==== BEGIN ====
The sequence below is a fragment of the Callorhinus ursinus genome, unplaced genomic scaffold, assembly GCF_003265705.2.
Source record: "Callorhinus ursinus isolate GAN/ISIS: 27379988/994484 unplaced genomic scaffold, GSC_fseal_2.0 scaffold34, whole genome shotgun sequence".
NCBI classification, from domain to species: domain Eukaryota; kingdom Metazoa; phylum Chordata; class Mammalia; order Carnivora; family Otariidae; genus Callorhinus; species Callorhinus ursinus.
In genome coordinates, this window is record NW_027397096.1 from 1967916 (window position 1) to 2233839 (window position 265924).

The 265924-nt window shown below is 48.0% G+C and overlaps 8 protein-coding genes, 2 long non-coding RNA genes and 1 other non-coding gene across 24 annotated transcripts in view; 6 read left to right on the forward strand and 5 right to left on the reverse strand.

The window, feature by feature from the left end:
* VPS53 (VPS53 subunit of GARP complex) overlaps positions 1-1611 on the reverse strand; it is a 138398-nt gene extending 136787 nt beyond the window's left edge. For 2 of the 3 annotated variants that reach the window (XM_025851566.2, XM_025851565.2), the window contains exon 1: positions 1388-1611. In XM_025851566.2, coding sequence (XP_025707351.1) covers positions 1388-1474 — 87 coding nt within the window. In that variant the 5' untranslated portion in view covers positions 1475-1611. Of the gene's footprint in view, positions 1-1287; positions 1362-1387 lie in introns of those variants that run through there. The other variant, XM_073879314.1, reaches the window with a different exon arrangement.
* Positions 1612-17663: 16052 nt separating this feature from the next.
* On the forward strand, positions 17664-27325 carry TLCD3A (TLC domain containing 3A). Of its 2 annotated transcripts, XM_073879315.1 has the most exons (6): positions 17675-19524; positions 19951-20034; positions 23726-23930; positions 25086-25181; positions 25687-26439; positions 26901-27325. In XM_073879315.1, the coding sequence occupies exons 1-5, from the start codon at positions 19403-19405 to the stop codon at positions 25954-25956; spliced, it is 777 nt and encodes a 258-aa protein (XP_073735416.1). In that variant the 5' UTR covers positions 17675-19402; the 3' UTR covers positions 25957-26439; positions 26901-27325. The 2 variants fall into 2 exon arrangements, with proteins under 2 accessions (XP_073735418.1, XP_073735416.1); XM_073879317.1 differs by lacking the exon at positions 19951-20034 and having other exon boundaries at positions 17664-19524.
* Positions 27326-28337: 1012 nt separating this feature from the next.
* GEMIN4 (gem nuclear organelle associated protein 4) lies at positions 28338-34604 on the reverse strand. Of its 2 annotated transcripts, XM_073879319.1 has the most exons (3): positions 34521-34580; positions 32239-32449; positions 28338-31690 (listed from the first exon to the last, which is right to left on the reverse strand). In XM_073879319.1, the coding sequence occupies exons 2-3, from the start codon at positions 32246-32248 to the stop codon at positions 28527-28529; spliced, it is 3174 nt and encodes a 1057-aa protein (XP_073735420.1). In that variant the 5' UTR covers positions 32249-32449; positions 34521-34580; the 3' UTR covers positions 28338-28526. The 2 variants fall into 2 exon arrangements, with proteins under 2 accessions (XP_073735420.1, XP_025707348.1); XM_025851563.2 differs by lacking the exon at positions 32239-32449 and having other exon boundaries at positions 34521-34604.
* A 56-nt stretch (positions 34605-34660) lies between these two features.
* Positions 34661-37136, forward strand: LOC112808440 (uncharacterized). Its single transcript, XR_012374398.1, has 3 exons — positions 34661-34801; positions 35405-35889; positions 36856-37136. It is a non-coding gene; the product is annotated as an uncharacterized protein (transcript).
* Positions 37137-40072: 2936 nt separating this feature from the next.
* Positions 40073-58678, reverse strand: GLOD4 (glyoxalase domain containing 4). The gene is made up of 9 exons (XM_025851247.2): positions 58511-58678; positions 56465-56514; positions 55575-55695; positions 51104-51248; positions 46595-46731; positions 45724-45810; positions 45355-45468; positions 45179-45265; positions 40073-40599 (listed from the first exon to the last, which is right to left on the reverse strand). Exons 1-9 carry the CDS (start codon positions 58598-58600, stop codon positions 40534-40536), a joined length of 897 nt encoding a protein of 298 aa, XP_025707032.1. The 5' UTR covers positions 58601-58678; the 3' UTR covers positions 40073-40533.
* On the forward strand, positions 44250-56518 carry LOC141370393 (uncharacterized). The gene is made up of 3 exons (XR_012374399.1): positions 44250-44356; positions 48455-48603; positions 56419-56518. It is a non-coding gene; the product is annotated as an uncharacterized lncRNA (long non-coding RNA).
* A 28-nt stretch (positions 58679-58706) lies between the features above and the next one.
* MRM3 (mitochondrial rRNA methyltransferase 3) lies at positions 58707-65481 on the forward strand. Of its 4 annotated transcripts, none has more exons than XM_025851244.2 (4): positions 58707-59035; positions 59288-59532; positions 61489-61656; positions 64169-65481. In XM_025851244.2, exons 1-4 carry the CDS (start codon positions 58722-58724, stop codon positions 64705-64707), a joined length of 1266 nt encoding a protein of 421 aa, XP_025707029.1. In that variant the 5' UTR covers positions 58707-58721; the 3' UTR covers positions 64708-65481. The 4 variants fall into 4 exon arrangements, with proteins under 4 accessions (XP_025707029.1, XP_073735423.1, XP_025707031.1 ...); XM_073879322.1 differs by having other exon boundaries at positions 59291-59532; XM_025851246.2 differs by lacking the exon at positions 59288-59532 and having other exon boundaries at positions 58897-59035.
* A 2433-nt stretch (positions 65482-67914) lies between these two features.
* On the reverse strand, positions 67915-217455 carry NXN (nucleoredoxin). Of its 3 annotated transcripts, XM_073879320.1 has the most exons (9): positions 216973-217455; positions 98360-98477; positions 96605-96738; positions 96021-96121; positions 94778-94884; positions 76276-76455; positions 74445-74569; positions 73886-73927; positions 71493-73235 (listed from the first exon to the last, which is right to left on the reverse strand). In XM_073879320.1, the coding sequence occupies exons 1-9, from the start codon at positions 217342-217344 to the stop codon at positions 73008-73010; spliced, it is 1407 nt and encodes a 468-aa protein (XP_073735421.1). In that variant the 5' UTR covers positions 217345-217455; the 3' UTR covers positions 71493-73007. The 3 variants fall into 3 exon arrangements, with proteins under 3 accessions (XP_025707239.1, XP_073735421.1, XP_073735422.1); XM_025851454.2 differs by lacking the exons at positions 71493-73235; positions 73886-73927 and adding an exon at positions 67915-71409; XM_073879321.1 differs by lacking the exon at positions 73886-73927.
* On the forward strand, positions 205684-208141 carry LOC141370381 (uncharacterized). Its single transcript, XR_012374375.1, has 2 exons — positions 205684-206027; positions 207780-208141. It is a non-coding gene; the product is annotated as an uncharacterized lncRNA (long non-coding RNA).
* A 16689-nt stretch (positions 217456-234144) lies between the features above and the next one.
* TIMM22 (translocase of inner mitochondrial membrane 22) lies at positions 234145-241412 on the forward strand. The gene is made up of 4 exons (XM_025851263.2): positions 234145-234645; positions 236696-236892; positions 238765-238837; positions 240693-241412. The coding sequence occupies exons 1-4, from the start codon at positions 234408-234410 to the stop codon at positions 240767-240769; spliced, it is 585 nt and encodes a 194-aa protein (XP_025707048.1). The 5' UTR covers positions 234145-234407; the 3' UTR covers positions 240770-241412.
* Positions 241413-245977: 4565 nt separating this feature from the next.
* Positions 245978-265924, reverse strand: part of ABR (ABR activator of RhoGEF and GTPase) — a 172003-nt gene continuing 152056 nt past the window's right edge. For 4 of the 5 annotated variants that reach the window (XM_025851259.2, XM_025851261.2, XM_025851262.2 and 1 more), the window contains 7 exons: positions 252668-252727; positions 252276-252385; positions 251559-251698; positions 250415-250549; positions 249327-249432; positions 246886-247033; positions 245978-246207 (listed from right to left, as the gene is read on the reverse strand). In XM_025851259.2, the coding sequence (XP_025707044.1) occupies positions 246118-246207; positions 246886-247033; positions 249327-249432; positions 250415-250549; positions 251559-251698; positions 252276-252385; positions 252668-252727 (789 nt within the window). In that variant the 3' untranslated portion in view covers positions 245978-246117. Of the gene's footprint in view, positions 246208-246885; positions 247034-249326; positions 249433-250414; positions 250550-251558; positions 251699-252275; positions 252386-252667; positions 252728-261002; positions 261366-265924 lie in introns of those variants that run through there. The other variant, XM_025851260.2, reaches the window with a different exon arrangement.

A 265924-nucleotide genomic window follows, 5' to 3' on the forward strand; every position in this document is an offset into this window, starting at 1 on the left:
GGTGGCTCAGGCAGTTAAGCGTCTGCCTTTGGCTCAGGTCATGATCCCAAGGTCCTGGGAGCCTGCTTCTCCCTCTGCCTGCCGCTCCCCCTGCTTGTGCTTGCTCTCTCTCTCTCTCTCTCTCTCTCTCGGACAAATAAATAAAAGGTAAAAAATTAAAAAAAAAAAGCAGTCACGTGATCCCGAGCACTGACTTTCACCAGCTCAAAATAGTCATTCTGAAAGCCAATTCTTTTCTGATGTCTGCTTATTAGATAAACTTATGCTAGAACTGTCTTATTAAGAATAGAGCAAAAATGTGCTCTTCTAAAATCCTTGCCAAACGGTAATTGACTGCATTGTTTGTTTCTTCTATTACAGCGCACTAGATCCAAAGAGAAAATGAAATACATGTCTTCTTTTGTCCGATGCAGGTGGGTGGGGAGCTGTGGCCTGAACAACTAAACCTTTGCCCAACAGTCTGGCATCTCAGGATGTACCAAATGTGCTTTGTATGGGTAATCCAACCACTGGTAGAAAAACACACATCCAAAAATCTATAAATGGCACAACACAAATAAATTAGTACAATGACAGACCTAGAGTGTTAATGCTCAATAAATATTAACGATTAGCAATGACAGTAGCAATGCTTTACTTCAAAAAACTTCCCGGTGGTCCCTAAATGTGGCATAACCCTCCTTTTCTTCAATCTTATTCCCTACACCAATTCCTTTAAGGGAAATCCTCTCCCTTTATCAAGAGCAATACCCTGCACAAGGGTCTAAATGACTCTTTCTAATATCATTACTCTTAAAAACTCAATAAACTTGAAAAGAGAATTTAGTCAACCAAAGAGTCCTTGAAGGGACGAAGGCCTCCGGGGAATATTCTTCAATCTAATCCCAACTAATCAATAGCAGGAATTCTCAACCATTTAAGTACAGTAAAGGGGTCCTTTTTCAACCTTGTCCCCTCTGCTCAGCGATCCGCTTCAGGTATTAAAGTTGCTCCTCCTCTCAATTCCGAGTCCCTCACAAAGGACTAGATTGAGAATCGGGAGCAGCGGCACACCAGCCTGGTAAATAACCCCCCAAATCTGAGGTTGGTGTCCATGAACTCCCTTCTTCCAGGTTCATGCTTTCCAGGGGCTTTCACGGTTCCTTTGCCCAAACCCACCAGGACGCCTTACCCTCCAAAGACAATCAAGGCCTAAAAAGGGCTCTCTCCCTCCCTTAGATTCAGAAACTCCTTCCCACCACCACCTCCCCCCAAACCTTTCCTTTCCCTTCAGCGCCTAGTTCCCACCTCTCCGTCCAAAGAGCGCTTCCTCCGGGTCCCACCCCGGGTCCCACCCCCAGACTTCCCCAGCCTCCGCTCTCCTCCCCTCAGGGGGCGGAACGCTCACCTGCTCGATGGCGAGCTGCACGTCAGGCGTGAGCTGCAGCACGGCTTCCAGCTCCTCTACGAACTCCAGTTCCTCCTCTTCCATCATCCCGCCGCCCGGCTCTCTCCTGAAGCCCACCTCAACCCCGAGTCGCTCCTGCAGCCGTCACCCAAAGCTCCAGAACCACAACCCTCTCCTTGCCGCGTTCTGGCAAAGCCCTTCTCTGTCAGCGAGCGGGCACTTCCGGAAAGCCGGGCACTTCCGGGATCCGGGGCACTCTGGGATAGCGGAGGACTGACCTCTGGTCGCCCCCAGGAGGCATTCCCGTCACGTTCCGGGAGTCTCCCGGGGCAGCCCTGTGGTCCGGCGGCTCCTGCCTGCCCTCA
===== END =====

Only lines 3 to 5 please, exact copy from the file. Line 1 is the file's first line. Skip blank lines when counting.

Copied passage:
NCBI classification, from domain to species: domain Eukaryota; kingdom Metazoa; phylum Chordata; class Mammalia; order Carnivora; family Otariidae; genus Callorhinus; species Callorhinus ursinus.
In genome coordinates, this window is record NW_027397096.1 from 1967916 (window position 1) to 2233839 (window position 265924).

The 265924-nt window shown below is 48.0% G+C and overlaps 8 protein-coding genes, 2 long non-coding RNA genes and 1 other non-coding gene across 24 annotated transcripts in view; 6 read left to right on the forward strand and 5 right to left on the reverse strand.